At present the hierarchy consists in senior management passing decisions to heads of the 5 schools, who would pass these on to heads of the 20 or so departments. The heads of department are rotated on a yearly basis, which means that they are academics who take a break from their research to be a head of department. Furthermore, in the more egalitarian departments, departmental meetings are essentially grass-roots faculty assemblies, thus forming a point of workers' self-determination on the lowest level.

The proposed hierarchy would eliminate the schools, replace them with 3 faculties and use super-departments, now called schools, as the main organisational unit. These departments would consist of at least 25 members of faculty (the vast majority of departments at Sussex have far less than 25 members of faculty). In the best case scenarios, various departments merge across subject area to form these super-departments; in the worst case, these mergers serve as an excuse to cut degrees. Furthermore, the heads of these super-departments would be assigned on a six year basis, essentially eliminating the rotational basis of the present system: an academic can't take a break from research for six years. The new heads of department would be professional managers or academics wanting to become managers. It is clear that this would eliminate the grass-roots power of faculty at the moment: managers have a direct interest in serving senior management's agenda to further their own career. Rotating heads of department on the other hand have an interest in ensuring good working conditions for academics: they will return to be one in a year's time.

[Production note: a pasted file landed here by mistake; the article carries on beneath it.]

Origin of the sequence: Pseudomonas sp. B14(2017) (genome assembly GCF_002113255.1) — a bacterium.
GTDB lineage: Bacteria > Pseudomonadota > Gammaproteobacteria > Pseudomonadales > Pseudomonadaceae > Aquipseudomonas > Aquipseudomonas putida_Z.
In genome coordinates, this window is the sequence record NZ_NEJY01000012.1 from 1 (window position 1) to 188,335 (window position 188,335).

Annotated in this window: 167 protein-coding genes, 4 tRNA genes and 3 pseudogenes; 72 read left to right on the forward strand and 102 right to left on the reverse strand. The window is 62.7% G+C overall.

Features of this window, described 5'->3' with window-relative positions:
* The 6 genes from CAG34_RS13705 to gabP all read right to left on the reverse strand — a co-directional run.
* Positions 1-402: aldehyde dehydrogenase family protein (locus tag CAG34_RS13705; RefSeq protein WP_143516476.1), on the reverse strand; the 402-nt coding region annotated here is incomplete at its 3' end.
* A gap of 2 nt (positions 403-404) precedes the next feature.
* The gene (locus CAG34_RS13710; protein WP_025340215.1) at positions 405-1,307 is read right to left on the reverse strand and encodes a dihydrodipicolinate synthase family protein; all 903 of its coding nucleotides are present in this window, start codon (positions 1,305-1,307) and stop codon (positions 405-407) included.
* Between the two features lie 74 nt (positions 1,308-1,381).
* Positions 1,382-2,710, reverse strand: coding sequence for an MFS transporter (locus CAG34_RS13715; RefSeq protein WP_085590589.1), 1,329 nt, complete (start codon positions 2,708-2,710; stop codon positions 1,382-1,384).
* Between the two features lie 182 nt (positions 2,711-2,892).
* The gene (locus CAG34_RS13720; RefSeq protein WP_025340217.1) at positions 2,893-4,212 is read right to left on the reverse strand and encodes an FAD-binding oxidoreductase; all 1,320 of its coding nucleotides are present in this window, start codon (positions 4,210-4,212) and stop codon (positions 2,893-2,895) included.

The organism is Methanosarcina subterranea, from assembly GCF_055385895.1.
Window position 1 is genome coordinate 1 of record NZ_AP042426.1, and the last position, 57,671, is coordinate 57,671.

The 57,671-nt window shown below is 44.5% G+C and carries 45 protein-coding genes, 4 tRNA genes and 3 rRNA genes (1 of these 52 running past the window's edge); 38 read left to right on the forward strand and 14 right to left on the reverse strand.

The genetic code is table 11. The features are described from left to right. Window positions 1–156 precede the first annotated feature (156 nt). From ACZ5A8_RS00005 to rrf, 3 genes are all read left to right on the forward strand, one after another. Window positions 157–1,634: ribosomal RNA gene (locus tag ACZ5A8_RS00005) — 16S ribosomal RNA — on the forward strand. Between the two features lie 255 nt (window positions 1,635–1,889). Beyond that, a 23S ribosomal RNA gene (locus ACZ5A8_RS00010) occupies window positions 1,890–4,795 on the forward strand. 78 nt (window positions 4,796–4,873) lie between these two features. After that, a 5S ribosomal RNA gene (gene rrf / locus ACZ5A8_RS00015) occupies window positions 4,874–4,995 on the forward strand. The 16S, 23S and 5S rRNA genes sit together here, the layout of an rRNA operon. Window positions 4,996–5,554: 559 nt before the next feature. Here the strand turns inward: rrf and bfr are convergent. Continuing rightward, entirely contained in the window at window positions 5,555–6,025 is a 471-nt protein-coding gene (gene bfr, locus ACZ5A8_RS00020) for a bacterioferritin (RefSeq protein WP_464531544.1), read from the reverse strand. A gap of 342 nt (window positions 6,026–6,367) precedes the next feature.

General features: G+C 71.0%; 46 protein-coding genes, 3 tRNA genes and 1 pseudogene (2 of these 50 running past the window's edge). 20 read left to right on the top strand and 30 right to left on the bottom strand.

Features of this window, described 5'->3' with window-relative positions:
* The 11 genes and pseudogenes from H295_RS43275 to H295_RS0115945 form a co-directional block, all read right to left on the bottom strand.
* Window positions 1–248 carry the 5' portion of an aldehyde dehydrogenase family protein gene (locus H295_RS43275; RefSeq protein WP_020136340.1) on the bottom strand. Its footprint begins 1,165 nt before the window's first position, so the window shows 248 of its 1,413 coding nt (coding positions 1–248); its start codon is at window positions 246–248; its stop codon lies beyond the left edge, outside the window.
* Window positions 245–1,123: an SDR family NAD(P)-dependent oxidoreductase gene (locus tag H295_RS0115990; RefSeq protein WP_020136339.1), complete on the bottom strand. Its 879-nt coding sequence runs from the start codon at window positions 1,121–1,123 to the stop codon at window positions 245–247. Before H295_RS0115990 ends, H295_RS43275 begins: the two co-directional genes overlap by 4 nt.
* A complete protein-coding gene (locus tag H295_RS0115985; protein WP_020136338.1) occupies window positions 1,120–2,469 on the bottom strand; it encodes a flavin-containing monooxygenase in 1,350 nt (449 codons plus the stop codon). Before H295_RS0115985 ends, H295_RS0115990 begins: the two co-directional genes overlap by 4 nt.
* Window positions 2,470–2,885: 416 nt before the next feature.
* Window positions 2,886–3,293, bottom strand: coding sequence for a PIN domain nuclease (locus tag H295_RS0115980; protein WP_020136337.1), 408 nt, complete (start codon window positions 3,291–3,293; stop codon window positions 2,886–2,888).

Research and teaching themes - a danger to academic autonomy:
Senior management wanted to introduce 5 research and 5 teaching themes across the university. There were several contentions to this proposal, the first of which was that it was not clear what the aim of these themes was. Senior management persisted in contributing confusing and confused facts about them: on the one hand they were to encompass all (or most) of the activity of academics on campus, on the other they were merely networking opportunities for academics. On the one hand they'd be the prime organising principle according to which funding was requested from national bodies, on the other they were mere networking opportunities that could provide assistance in applying for this funding. Whatever the case, a quarter of a million pounds would be allocated to each theme. That's a lot of money that would have to come from somewhere else for what seems to be very badly thought out plans. The second to the proposed introduction of themes is concerns the process of selection of those themes. Senior management started by suggesting 5 themselves. Later, after pressure, academics were allowed to submit their own contributions. From the beginning, a research theme called security was pushed by Vice-Chancellor Joanne Wright. She is also said to be behind the teaching theme called international security. These two themes seem particularly outrageous to both academic staff and students, given that it seemed to come from an approach uncritical of the government's war on terror 2

A focus on market driven sources of income:
There has been a significant trend to move higher education from a public service based model to a market based model. The introduction of tuition and top-up fees were subtle signs of this, the possibility for private companies to now extend officially recognised degrees as part of their internal education courses is a clear sign. As a result, universities turn to state independent ways of funding themselves. The largest source of income is research funding. The second largest are international students, who have to pay more than 3 times the fees that European students have to pay. This racist policy means that, generally, the only foreign students who get a chance to study here have to be extremely well off. It also means that universities are shifting their emphasis onto the international market. At Sussex it was decided that the best way to do this would be through the 'expansion of the business school'. Sussex has virtually no business school, and in its creation would have to fight the reputation of LSE and other longstanding business schools. This argument is generally opposed by those who are uncritical towards the others: it just doesn't make sense!